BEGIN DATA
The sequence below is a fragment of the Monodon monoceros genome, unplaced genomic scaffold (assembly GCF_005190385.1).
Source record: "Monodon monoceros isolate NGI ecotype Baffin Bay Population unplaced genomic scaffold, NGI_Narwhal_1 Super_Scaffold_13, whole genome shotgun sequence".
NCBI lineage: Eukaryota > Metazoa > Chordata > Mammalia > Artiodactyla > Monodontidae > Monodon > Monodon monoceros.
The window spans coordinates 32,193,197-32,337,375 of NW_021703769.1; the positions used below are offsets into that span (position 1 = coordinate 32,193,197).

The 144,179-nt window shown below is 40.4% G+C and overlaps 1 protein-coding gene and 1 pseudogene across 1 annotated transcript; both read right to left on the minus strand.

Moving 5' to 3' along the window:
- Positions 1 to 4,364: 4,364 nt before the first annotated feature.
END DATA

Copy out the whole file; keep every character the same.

The sequence below is a fragment of the Monodon monoceros genome, unplaced genomic scaffold (assembly GCF_005190385.1).
Source record: "Monodon monoceros isolate NGI ecotype Baffin Bay Population unplaced genomic scaffold, NGI_Narwhal_1 Super_Scaffold_13, whole genome shotgun sequence".
NCBI lineage: Eukaryota > Metazoa > Chordata > Mammalia > Artiodactyla > Monodontidae > Monodon > Monodon monoceros.
The window spans coordinates 32,193,197-32,337,375 of NW_021703769.1; the positions used below are offsets into that span (position 1 = coordinate 32,193,197).

The 144,179-nt window shown below is 40.4% G+C and overlaps 1 protein-coding gene and 1 pseudogene across 1 annotated transcript; both read right to left on the minus strand.

Moving 5' to 3' along the window:
- Positions 1 to 4,364: 4,364 nt before the first annotated feature.